TWN Info Service on WTO and Trade Issues (Oct15/17)
23 October 2015
Third World Network

South moots making non-violation complaints inapplicable to TRIPS
Published in SUNS #8115 dated 19 October 2015

Geneva, 16 Oct (D. Ravi Kanth) -- A large majority of developing and the least-developed countries on Thursday (October 15) turned the tables against the United States and Switzerland at the World Trade Organization (WTO) by proposing that non-violation complaints shall be made inapplicable to the Agreement on Trade-Related Aspects of Intellectual Property Rights (TRIPS), several participants told the SUNS.

Even a few developed countries such as Norway and New Zealand supported this draft proposal from over 90 developing and least developed countries for the Nairobi ministerial meeting declaring the inapplicability of the non-violation complaints (NVCs) to the TRIPS agreement.

The United States and Switzerland, which called for the termination of the moratorium on the NVCs, stood isolated at the meeting.

At an informal meeting of the WTO's TRIPS Council on Thursday October 15, over 90 developing and least- developed countries proposed a resolution calling for a permanent moratorium for applying non-violation complaints to disputes under the TRIPS agreement.

Peru, which proposed the resolution on behalf of developing and least-developed countries, said that "there is a confluence of interests with many members including the African and LDC [least-developed countries] members who are not co-sponsors of the resolution."

"An overwhelming majority of countries now want that the NVCs should be made inapplicable," Peru said.

Many countries such as Brazil, India, China, the Philippines, Thailand, Russia, Chile, Norway, South Africa, Sri Lanka, Nepal, Korea, Cuba, Indonesia, Argentina, Colombia, Egypt and Ecuador among others have co-sponsored the proposal tabled by Peru.

India warned that "the application" of NVCs to the TRIPS agreement will have a "chilling" effect on members and "the flexibilities [in the TRIPS agreement] will be severely curtailed."

"There is a strong potential of IP [intellectual property] regimes and practices in member-countries will be opened to [legal] challenges," India argued.

"The cycle of moratoriums must end and the draft ministerial decision [circulated by Peru] is the culmination of these efforts to end the moratorium,' India maintained.

The European Union said it doesn't see any relevance of applying NVCs to the TRIPS agreement. The EU maintained that if there is no consensus on Peru's proposal, members must agree to extend the moratorium for not applying the NVCs in the TRIPS context.

Norway said "applying non-violation and situation complaints to the TRIPS Agreement would be particularly difficult and problematic in relation to the principle of legal certainty."

"We are therefore of the view that non-violation and situation complaints should be determined inapplicable to the TRIPS Agreement," Norway said, adding that "while we are not a co-sponsor, we strongly support the content of the draft ministerial decision [proposed by Peru]."

New Zealand also called for the inapplicability of NVCs to the TRIPS agreement.

Notwithstanding the overwhelming support from members for the draft ministerial decision against the NVCs, the US and Switzerland stuck to their position that the moratorium will be terminated at the Nairobi meeting.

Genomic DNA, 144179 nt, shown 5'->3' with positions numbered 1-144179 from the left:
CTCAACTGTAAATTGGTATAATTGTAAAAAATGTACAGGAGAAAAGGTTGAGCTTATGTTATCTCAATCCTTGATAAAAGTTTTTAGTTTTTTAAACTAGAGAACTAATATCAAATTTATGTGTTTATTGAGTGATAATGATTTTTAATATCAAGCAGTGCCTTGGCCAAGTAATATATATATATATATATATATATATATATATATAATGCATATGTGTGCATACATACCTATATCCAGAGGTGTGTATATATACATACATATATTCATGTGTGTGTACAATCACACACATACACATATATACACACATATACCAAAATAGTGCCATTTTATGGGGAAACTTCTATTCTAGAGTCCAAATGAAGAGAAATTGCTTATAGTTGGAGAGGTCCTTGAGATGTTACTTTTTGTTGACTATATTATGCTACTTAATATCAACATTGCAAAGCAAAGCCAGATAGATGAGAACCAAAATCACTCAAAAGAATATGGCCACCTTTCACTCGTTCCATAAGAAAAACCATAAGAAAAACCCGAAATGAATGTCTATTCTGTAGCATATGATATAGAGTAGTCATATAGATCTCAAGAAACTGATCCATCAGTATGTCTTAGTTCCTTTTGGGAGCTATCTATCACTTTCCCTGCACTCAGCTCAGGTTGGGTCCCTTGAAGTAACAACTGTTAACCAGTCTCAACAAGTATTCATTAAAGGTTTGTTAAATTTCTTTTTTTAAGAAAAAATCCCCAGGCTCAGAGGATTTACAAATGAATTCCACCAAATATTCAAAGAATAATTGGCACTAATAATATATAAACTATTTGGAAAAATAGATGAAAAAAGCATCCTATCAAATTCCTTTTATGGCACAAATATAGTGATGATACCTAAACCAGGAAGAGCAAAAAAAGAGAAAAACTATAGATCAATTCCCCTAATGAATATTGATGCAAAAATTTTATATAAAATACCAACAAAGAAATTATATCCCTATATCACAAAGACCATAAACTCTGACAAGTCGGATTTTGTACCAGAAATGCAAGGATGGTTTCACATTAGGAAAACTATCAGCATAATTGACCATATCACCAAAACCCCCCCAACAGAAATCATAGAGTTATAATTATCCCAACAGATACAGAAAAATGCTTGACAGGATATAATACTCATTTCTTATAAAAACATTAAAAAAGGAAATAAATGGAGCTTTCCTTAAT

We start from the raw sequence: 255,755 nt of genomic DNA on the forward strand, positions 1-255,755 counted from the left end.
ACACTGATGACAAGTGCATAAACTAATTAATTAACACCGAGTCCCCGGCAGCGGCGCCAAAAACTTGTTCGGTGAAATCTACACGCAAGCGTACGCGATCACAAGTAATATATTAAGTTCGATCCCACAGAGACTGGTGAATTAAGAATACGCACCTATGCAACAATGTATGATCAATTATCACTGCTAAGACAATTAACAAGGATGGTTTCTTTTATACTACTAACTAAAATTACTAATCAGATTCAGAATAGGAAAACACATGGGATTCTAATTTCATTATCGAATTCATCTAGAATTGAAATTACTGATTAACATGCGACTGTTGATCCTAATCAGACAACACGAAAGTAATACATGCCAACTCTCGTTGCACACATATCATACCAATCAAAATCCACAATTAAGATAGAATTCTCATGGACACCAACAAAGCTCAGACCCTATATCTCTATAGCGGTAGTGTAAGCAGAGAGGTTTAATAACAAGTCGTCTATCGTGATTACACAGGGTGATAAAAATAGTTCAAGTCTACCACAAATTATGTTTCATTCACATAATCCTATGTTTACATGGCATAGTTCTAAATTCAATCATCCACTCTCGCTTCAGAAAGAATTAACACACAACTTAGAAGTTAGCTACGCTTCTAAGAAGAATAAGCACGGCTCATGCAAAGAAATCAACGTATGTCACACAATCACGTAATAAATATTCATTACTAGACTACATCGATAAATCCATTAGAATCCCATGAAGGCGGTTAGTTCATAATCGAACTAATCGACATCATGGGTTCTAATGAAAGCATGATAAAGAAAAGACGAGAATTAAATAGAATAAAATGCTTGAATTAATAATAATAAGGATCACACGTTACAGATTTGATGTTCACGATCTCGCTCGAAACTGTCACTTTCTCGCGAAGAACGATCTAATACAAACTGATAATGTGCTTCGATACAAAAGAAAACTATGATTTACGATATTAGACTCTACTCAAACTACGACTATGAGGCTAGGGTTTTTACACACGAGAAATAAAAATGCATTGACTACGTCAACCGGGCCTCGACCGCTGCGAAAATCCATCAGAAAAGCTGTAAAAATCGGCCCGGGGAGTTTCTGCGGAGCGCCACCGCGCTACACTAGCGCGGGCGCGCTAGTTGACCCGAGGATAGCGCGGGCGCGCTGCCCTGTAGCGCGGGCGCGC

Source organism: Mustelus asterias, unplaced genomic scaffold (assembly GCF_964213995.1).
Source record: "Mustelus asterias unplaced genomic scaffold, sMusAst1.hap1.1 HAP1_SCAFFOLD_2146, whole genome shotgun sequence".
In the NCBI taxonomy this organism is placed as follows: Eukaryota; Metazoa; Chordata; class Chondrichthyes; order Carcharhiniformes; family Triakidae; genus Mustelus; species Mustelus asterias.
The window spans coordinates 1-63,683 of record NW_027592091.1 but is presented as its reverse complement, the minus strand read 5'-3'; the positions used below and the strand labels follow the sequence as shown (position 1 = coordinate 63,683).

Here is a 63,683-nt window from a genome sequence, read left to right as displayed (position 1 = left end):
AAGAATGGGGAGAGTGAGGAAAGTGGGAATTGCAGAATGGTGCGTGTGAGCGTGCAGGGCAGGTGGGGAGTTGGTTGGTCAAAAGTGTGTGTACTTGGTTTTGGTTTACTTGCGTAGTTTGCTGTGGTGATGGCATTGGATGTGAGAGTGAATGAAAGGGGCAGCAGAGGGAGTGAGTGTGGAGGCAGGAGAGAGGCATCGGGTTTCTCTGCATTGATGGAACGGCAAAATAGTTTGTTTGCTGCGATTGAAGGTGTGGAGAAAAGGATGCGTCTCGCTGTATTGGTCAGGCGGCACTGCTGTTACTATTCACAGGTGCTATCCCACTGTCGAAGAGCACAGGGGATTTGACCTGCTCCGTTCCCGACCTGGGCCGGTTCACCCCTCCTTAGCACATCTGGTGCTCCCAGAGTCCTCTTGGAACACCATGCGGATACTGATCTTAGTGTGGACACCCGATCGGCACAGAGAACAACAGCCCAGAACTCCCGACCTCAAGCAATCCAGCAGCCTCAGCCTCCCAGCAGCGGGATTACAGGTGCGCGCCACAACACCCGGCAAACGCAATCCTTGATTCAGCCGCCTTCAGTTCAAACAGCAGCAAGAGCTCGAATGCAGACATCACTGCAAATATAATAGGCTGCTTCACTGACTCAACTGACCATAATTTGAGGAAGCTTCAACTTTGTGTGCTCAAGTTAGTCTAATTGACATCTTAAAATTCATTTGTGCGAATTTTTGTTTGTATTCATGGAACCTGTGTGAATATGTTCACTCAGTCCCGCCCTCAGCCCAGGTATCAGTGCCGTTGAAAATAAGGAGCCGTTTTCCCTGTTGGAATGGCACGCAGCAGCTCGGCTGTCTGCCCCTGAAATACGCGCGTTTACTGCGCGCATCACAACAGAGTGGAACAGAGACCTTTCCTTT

"We will not support the ministerial decision, as well as the moratorium," the US maintained, according to a participant present at the meeting. "If there is no consensus on the continuation of moratorium [at the Nairobi meeting] then NVCs will automatically apply," the US warned.

Switzerland said the dispute settlement provisions provide sufficient guidance to members for applying NVCs to the TRIPS agreement.

It remains to be seen how the large majority of developing and the poorest countries will press their issue at Nairobi in the face of opposition from the US and Switzerland.

On a separate issue concerning the demand for an indefinite waiver from the TRIPS commitments, the US conveyed to the least-developed countries on Thursday that any extension of the existing waiver from implementing the commitments in the WTO's TRIPS agreement for pharmaceutical products must be "time bound" and the duration of the waiver must be negotiated.

Effectively, the US has rejected the demand from the poorest countries for an indefinite exemption until they graduate from their current LDC status, an African trade official told the SUNS.

During a meeting between the US and Bangladesh which coordinates the LDCs at the WTO, the US trade envoy Ambassador Michael Punke has made it clear that it will only agree to a "time bound" extension in which the duration has to be negotiated, said a person familiar with the meeting.

The LDCs have already made it known that they want an extension until they graduate to a developing country status based on an economic criteria.

In the worst-case scenario, the LDCs are willing to consider extension till 2030 in line with the United Nations Sustainable Development Goals, the person said.

Faced with the inflexible American position, Bangladesh conveyed to Ambassador Punke that it would consult with its members. The LDCs are expected to inform the US soon about their final response on the time bound exemption based on further negotiations.

Despite enormous pressure from the US lawmakers and international pressure groups, the US along with Switzerland, Japan, Canada, and Australia have continued to adopt a tough stand, while the EU is ready to accept the LDCs' demand for an extension until graduation. +